Alternatives

After extensive time and research observing both the Optimism bias and the Strategic misrepresentation, it can be noted that both methods undoubtedly rely heavily on Reference Class Forecasting for substantial adjustment and correction to minimalize bias.Through further readings on the topic of bias and possible alterations to theories and ideas already vastly researched, the Socratic method was revealed. Socrates was an ancient Greek philosopher and was said to be on of the finding fathers of Western philosophy. As many people in the ancient civilization of Greece said that he was the wisest humans alive, he insisted he did not understand anything. As a matter of fact, he questioned everything to better comprehend a specific situation, to eliminate gaps of uncertainty about a topic and acquire more background knowledge, improving his incite on the issue, however, not refuting the dilemma. This approach worked almost as an improvement mechanism for the matter of contention at hand, striving to get the most knowledge he could out of the situation. Socrates then further analyzed the given topic to make sense of the information presented and fathom what he knew and what he did not of the subject before making any substantial judgements on the issue[14].

As demonstrated, the philosopher took a 'less biased' approach to a specific contention. Through questioning every aspect of the theory he better understood the theories flaws and where it needed amending, but also unintentionally decreased the skewness and bias of the situation by a much-improved view by encompassing all background information.

Relating this theory to the corporate world, if more background knowledge and further understanding of the issue or project is adhered to, then a potential increase in accuracy in costs for constructions and time schedules could be achieved easier as the boost to the comprehension of the situation would significantly reduce the bias in a likely problem[15].

Conclusion

Through studies conducted beginning in 1979, from 2002 Nobel Prize winner Daniel Kahneman in the field of economics and colleague Amos Tversky, the pair instigated research into biases in management and project portfolios. They better understood how people make judgements of a specific situation in and out if the corporate world. The two researchers found that bias, has two subcategories, optimism bias and strategic misrepresentation. Once a more succinct comprehension of the two brackets of bias were explored, further research of how to eliminate the effect were highly sort after especially in large organizations.

Although when further broken down, Optimism bias almost inevitably does exist no matter what the techniques and strategies to combat it are in place at the present time. Once an acceptance of this phenomenon is appreciated, then the business or individual can limit the impact it has on the company, the output of work or even one's self through potential capabilities of the Reference Class Forecasting System.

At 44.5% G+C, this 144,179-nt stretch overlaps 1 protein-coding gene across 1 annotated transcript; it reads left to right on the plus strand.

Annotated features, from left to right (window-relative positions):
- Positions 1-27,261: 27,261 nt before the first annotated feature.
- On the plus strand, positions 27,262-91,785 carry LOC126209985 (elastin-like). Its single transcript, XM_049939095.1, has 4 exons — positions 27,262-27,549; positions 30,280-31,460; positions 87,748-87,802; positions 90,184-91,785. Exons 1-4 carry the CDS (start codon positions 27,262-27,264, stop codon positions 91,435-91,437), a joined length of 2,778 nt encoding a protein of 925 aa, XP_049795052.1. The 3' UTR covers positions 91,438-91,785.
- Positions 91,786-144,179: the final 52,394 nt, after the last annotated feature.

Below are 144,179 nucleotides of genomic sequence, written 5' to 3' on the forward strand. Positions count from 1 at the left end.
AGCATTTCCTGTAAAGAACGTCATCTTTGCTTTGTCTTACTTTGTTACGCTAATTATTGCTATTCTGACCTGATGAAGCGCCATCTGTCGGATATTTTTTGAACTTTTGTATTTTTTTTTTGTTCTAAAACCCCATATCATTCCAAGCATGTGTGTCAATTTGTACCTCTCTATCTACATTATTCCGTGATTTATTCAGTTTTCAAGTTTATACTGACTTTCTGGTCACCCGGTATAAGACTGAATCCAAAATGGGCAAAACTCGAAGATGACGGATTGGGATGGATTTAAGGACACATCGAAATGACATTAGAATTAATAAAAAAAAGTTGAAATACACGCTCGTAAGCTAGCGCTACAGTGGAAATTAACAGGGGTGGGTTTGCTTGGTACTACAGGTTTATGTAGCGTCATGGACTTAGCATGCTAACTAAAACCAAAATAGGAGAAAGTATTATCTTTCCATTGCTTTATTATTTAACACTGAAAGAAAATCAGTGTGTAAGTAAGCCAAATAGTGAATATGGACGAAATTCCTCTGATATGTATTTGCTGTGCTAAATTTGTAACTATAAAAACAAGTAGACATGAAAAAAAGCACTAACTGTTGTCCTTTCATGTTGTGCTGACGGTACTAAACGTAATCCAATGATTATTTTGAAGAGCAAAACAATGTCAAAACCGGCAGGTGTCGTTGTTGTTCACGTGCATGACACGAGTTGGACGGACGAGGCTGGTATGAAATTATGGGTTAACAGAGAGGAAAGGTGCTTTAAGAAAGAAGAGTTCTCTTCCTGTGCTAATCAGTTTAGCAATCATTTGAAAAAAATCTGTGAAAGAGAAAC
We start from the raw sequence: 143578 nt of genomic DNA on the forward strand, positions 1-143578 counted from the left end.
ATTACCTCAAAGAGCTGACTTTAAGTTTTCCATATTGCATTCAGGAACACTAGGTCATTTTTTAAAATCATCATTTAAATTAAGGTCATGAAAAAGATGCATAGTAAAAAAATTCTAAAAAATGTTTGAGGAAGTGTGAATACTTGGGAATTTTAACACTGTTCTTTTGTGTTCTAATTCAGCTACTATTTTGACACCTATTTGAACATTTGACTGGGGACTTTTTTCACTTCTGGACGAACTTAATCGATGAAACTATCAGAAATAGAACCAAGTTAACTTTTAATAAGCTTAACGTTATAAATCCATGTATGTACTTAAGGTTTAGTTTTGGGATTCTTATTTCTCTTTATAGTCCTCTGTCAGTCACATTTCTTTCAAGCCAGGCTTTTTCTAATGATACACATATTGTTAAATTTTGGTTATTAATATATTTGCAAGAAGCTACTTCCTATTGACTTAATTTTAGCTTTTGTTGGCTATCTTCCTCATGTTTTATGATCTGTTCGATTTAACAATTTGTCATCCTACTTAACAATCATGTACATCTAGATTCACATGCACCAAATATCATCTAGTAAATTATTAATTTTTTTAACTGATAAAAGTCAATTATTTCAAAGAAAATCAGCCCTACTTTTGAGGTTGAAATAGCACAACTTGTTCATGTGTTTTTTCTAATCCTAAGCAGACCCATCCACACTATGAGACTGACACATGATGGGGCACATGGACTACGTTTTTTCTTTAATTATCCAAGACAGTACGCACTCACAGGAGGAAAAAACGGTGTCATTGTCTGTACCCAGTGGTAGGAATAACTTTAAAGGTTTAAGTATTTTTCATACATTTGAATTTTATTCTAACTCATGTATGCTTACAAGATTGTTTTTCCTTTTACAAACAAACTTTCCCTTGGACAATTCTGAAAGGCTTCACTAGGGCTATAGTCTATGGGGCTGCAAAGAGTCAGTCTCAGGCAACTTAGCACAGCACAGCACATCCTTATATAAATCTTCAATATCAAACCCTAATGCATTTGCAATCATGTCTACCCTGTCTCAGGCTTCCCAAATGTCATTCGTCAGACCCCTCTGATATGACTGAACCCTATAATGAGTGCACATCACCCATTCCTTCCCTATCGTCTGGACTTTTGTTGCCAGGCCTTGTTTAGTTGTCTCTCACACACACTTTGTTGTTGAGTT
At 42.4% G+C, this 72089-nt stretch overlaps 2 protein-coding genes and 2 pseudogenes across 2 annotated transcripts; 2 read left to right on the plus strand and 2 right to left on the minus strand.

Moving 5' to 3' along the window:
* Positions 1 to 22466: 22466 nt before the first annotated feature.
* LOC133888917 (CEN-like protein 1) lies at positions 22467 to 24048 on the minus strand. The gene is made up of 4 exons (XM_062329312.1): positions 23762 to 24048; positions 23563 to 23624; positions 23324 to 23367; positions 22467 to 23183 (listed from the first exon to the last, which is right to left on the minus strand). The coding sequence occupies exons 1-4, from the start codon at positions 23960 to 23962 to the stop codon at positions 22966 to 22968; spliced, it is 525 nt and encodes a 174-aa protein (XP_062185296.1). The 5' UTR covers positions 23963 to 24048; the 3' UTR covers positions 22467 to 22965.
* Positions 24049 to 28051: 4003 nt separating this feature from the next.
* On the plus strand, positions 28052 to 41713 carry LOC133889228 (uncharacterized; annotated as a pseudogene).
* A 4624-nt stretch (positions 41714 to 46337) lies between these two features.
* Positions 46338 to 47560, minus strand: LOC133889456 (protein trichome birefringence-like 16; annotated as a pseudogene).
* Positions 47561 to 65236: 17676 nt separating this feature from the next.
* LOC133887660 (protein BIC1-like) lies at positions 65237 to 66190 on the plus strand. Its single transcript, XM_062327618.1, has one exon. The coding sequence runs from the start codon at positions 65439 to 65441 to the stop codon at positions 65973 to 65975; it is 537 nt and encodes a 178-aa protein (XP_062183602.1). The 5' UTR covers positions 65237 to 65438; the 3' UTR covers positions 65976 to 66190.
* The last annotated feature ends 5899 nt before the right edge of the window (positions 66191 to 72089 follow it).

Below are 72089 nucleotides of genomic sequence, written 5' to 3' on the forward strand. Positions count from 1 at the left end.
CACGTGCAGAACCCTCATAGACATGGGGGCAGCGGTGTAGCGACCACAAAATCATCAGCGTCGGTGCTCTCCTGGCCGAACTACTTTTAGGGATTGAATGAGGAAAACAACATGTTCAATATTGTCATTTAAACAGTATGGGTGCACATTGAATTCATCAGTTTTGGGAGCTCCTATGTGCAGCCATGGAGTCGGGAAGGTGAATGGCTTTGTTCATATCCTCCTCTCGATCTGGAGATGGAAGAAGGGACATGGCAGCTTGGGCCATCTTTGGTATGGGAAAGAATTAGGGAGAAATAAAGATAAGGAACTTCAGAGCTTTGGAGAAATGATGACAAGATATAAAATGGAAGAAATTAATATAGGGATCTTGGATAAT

In terms of Strategic misrepresentation, this bias more often than not is incurred when either a lack of knowledge and understanding of the data or information occurs, subsequently creating an avoidable set of skewed data, therefore almost certainly creating cost and demand data issues. Secondly, information can further be misrepresented if one party or organization has any incentive to alter result (i.e. the possibility of financial gain). Although both examples are quite damning, the mitigation of bias and the correct data analysis training strategic misrepresentation is avoidable.

Professor Bent Flyvberg, in 2007 added to and finalized the works of both Kahneman and Tversky through Reference Class Forecasting. With the use of this theory, could better understand bias in situations and how to combat the skewness of the potential bias by attempting to severely decrease it from situations. With the use of strategic misrepresentation, although proved not to be immensely effective in all areas (i.e. cost and demand data models) it has demonstrated an increased success with decreased bias in the situation through the elimination of unknown factors and further background knowledge on a given field.

Annotated Bibliography

Flyvbjerg, B. (2006). From Nobel Prize to project management: getting risks right. Paper presented at PMI® [16]

  • Helped to better understand setbacks in Reference Class Forecasting
  • Clearly described 'The Planning Fallacy'
  • Showed how Reference Class Forecasting has been used in companies, both effective and ineffectively

Batselier, J. & Vanhoucke, M. (2016). Practical Application and Empirical Evaluation of Reference Class Forecasting for Project Management. Project Management Journal, 47(5), 36–51.[17]

  • Demonstrated Reference Class Forecasting and how to reduce bias out of a situation
  • Depicted the effects of skewing data through Optimism bias and/or Strategic Misrepresentation
  • Outlined Optimism bias, Strategic misrepresentation and hot it relates to Reference Class Forecasting


Curbing Optimism Bias and Strategic Misrepresentation in Planning: Reference Class Forecasting in Practice [[18]]

  • Thoroughly showed how Optimism bias works and how you can potentially counteract the effect
  • Showed how Strategic misrepresentation can affect a cost overrun and cost and data analysis
  • Illustrate a clear resemblance between Reference Class Forecasting and the two sub-categories

References